When I was 16 years old, I read â€śBe Here Nowâ€ť by Ram Dass, a book that was then all the rage in certain circles.Â Â An impressionable adolescent, its message touched me deeply.Â For all the additional study and sophisticated scholarship I have pursued since that time, the core message of â€śBe Here Nowâ€ť framed a set of questions and principles that I have continued to reflect upon, and which have influenced my work as a geographer, teacher, and Â travel guide.
Undergirded by a belief in progress, mobility, and improvement, modern society generally and American culture in particular is highly focused on what comes next, on where we are going.Â We give much less attention to where we are, right here right now. (And even less to how we got here, but thatâ€™s a topic for another post). Travel may be one exception that allows us to escape, at least temporarily, from that future-focused perspective. Â Certainly this is part of the promise of travel, of its charm and appeal, of what it means to â€śget awayâ€ť.Â I say MAY BE, because much of our way or traveling, coming as it does out of the same culture, inevitably takes on the same shape, the anticipatory style, the focus on future.Â Â After all, the very definition of an itinerary is a plan of movement from here to there, and then to there, and finally to there. Â And the very essence of boredom or dissatisfaction is conveyed in the whining phrase â€śare we there yet?â€ť
As with Ram Dass, the great philosophers and prophets of our religions and wisdom traditions remind us that in the measure of the value of our lives, and certainly in the measure of our happiness, itâ€™s the journey and not the destination that matters.Â Â Putting this in terms of travel, the journey, in one sense a movement, may also be thought of as a series of â€śhere nowâ€ť moments, each one of which may be savored, reflected upon.Â One of the beauties of guided travel, which it shares, ironically, with aimless, unprogrammed wandering, is that it can free the traveler to NOT be concerned with what comes next and how to get there, and to focus instead on fully experiencing the here now.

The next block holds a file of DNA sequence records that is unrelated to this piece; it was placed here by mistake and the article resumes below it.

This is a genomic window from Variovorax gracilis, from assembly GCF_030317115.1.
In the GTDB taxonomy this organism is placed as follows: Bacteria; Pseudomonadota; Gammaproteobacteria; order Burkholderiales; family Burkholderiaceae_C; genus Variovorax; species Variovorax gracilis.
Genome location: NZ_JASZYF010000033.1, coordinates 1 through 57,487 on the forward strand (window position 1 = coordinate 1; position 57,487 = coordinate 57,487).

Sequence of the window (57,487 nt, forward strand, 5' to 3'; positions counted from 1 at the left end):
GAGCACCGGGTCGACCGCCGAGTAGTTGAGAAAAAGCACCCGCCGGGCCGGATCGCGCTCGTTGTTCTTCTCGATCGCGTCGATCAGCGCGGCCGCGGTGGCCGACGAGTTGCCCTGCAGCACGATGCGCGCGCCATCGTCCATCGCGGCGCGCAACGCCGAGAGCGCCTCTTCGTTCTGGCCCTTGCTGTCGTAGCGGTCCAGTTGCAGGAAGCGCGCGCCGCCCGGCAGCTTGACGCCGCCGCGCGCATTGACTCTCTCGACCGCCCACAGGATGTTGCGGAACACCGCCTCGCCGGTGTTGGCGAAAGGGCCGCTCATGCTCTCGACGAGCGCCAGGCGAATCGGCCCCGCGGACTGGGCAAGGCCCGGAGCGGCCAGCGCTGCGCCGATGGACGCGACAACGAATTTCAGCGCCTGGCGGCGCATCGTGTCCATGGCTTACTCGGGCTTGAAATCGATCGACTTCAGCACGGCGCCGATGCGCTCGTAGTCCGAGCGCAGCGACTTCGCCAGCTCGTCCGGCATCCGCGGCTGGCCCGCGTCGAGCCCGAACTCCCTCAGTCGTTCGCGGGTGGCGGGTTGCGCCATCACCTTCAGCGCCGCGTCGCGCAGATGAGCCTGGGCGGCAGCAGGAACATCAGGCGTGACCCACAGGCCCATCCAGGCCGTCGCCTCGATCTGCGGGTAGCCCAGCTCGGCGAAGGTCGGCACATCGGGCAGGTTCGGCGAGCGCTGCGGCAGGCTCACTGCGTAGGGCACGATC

I practice, study, and occasionally teach yoga.Â One of things I love the most about participating in a yoga class is the freedom it gives me to rest in, explore, and work with the here and now of myself. To not be concerned, for the space of this class, about what I will do next.Â I can leave that in the hands of my trusted teacher.Â She says â€śtriangle poseâ€ť, and I take the pose. She brings my attention to the alignment of my feet, the twist of my ribs, the spiraling of muscle and intention in my legs.Â I notice, I feel, I focus, and I discover something new about this here now of my body, as I am allowed to be present to this moment, just this, a world to explore in the space of my yoga mat. Â She says â€śdownward dogâ€ť, and here I am, in dog, being, breathing.
Like a good yoga teacher, a trusted travel guide allows us to focus on the here now.Â First of all, we trust the guide to know the road, and to keep us safe on it. In that space of trust and safety, they can bring our attention to the details, the things we often ignore about the world we live in, whether at home or away.Â Did I know, before my yoga teacher pointed it out one day, that I even had an â€śinner ankleâ€ť, or the difference that keeping it from dropping could make to a challenging balance pose?Â Did I ever look up, before my guide directed my eyes there, to notice the eaves or the pediments of a building, and be prompted to think about the story they tell, about who were its builders and designers, and how they understood the world they lived in?Â Had I understood the layers of history, commentary, and literary references that came together in the naming of a corner cafĂ©, or of an item on its menu?
To be guided to look deeply, to notice the layers, of muscle and bone, or stone and story, can open up a vast world of meaning in a space no larger than a yoga mat, a moment and a place no greater than here now. Â Â Breathe, feel, look, listen; let me tell you a story . . .